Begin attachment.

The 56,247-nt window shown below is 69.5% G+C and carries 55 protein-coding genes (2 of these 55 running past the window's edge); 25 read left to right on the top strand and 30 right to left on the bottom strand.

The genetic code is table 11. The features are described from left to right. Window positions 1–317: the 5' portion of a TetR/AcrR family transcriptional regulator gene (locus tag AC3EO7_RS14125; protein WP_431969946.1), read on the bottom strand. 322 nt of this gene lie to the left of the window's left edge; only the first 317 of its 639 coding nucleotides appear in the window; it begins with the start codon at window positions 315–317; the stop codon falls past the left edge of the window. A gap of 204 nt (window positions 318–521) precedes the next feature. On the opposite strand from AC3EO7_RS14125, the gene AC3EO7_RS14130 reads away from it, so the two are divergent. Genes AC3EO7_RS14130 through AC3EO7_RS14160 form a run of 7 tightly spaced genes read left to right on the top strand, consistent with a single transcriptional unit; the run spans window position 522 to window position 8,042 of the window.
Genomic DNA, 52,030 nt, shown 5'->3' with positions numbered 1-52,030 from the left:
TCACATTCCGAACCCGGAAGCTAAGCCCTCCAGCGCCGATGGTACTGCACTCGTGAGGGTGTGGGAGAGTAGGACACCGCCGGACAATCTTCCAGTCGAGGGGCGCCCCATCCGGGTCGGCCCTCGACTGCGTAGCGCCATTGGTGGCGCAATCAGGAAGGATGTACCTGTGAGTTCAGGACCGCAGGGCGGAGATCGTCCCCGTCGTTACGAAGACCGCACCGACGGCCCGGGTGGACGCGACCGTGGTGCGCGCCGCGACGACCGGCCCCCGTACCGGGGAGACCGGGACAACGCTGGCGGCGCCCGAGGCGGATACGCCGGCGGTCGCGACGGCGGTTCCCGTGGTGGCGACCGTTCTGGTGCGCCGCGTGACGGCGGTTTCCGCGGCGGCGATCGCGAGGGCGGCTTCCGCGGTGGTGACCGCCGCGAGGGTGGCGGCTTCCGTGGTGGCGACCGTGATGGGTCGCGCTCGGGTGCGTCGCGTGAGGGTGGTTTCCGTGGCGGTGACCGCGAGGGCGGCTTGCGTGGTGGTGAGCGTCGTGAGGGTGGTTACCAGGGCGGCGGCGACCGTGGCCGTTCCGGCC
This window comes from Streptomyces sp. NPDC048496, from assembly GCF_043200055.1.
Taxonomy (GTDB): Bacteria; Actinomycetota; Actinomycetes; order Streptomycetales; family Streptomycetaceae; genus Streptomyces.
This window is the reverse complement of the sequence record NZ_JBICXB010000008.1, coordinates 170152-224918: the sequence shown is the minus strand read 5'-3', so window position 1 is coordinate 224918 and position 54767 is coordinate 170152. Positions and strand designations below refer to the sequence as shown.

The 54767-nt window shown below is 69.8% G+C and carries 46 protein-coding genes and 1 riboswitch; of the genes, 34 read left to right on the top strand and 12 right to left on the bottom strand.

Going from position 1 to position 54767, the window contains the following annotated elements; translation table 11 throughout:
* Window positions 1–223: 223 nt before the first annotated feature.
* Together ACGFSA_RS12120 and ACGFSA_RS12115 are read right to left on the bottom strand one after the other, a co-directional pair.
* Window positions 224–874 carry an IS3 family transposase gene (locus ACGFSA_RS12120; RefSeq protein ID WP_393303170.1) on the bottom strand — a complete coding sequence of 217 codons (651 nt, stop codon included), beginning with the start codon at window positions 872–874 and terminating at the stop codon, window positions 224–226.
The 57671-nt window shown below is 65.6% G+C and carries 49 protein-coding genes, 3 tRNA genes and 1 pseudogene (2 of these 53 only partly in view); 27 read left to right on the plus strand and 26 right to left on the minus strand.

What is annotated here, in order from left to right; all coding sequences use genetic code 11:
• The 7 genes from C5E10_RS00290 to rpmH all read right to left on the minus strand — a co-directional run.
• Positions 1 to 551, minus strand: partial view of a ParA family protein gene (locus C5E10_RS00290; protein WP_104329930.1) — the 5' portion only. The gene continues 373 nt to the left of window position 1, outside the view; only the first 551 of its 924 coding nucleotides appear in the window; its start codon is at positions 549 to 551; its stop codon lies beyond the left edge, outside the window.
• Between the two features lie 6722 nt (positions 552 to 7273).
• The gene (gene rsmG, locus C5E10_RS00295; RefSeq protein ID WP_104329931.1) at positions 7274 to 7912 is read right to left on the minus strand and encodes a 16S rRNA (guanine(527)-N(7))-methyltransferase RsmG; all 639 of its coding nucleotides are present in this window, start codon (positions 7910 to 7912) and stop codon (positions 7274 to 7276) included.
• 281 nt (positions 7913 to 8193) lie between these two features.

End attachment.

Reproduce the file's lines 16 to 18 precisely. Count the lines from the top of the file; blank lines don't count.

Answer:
• Positions 1 to 551, minus strand: partial view of a ParA family protein gene (locus C5E10_RS00290; protein WP_104329930.1) — the 5' portion only. The gene continues 373 nt to the left of window position 1, outside the view; only the first 551 of its 924 coding nucleotides appear in the window; its start codon is at positions 549 to 551; its stop codon lies beyond the left edge, outside the window.
• Between the two features lie 6722 nt (positions 552 to 7273).
• The gene (gene rsmG, locus C5E10_RS00295; RefSeq protein ID WP_104329931.1) at positions 7274 to 7912 is read right to left on the minus strand and encodes a 16S rRNA (guanine(527)-N(7))-methyltransferase RsmG; all 639 of its coding nucleotides are present in this window, start codon (positions 7910 to 7912) and stop codon (positions 7274 to 7276) included.